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This is the attached seat back stapled in place with the older seat bottom cushion.  The backside of the front seat is usually covered first, but I wanted to have something in the car so that it could be driven.  I will be removing staples across the top of the seat back so that I can install the seat back covering in the next posting.  I also want to work on the seat padding a little more.  I would have preferred to do the interior in black, but the owner had already purchased 4 hides.  Because of the color, I cannot find matching hidem or binding, so this has to be made or the upholstery method changed to accomodate not using trim pieces.       Hugh     

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7 hours ago, Hubert_25-25 said:

...but the owner had already purchased 4 hides.

It's great to be able to see this car come together!  I'm  curious as to how 4 hides equates (roughly) to yards of fabric?

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Hides are interesting because of the irregular shape.  Then there is the quality of the hides.  Holes and scars and scratches that need to be avoided.  With a good hide and vinyl combination you can save money doing an interior.  Typically only the seat toppings are leather, and the seat back and door panels are vinyl.  Better vinyls are very difficult to tell from the leather.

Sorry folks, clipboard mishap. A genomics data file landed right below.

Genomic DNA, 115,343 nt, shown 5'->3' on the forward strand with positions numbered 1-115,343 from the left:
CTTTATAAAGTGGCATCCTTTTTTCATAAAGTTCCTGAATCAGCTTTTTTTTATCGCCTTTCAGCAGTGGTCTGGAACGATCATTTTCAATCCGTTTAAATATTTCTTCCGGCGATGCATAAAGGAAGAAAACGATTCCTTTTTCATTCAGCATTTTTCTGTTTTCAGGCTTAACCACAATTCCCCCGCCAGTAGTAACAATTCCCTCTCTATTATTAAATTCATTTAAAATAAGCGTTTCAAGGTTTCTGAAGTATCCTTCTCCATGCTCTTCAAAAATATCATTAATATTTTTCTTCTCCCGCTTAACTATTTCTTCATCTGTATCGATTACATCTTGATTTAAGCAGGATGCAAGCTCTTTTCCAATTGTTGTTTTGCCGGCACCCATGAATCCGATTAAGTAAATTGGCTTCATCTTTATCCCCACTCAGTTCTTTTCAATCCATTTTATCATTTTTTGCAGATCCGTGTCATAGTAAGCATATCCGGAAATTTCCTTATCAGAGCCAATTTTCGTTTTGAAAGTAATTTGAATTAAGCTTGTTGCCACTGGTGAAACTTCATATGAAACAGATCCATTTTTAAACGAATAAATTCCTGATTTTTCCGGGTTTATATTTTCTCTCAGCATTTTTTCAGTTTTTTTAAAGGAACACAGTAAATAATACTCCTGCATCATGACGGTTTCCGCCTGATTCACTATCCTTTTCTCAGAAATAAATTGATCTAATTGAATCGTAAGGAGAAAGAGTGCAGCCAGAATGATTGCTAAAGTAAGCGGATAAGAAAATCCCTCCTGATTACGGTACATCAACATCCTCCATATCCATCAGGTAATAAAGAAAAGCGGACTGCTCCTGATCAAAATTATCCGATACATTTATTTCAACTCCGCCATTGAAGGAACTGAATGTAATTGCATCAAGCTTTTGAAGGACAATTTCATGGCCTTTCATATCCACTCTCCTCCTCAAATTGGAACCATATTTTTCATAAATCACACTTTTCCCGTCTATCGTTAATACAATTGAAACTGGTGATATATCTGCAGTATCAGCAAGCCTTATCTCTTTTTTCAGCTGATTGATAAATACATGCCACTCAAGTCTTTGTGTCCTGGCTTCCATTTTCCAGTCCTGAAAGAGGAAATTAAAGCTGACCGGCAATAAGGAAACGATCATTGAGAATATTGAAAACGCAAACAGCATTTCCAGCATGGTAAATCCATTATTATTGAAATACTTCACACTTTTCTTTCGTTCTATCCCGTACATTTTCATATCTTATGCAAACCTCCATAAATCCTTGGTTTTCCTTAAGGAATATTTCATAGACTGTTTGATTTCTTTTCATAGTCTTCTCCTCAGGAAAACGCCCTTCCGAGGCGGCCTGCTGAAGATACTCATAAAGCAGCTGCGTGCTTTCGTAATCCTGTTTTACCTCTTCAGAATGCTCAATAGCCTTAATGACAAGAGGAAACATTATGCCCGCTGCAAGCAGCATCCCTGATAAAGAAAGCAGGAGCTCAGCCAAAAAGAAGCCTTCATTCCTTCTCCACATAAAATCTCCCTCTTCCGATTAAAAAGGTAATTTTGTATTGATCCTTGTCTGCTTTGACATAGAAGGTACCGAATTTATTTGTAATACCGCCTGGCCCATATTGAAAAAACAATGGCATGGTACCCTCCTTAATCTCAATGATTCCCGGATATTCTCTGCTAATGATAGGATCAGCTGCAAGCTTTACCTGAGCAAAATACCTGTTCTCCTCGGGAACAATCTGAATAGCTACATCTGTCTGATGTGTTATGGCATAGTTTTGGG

Whatever hide you purchase

- find a color that you can also get in a matching vinyl. 

- Better yet if you can find a matching trim material.  At some point you will need to hide the tack heads.   

- try to find hides where you could order another if necessary.  Some vendors sell 1/2 hides.

- There are "automotive" hides with UV protection and some are said not to stretch as easily.  

- always get a sample.  

 

When I did my 1925 Buick Standard Touring, I bought 2 hides and 6 yards of vinyl.  I had a half hide left over.   Tuck and roll does let you use smaller sections of hides.  You can sew a large panel using the tuck and roll technique as each pleat could be made from a strip of leather.   This does make a hide "go further".  Perhaps the reason automotive companies liked this technique.  It leaves less scrap.  

 

Here is the google answer to your question:

The industry-wide conversion formula states that approximately 18 square feet of leather is equivalent to 1 linear yard of 54” wide fabric. This formula is based on full cowhides averaging 55 square feet. Due to the irregular shape of a hide, there will always be a certain amount of waste.